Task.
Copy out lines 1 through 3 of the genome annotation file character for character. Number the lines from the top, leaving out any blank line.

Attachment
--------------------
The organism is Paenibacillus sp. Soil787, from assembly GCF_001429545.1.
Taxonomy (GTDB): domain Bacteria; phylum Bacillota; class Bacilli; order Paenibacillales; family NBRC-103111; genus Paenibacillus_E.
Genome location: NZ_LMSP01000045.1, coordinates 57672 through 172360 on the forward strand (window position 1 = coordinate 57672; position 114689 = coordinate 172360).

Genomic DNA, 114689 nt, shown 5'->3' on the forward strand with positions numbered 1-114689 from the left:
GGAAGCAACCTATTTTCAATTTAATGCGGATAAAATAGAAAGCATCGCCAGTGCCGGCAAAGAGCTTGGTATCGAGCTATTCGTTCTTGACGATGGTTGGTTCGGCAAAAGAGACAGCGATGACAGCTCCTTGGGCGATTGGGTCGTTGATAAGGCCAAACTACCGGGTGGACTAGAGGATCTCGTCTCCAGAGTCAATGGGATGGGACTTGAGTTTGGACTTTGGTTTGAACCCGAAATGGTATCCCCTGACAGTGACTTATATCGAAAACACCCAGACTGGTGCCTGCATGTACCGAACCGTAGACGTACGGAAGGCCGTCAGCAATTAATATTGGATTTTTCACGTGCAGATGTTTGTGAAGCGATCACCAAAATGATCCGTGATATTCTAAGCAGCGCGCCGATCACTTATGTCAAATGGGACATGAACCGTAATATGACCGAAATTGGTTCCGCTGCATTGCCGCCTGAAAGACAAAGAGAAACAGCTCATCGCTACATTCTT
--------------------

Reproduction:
The organism is Paenibacillus sp. Soil787, from assembly GCF_001429545.1.
Taxonomy (GTDB): domain Bacteria; phylum Bacillota; class Bacilli; order Paenibacillales; family NBRC-103111; genus Paenibacillus_E.
Genome location: NZ_LMSP01000045.1, coordinates 57672 through 172360 on the forward strand (window position 1 = coordinate 57672; position 114689 = coordinate 172360).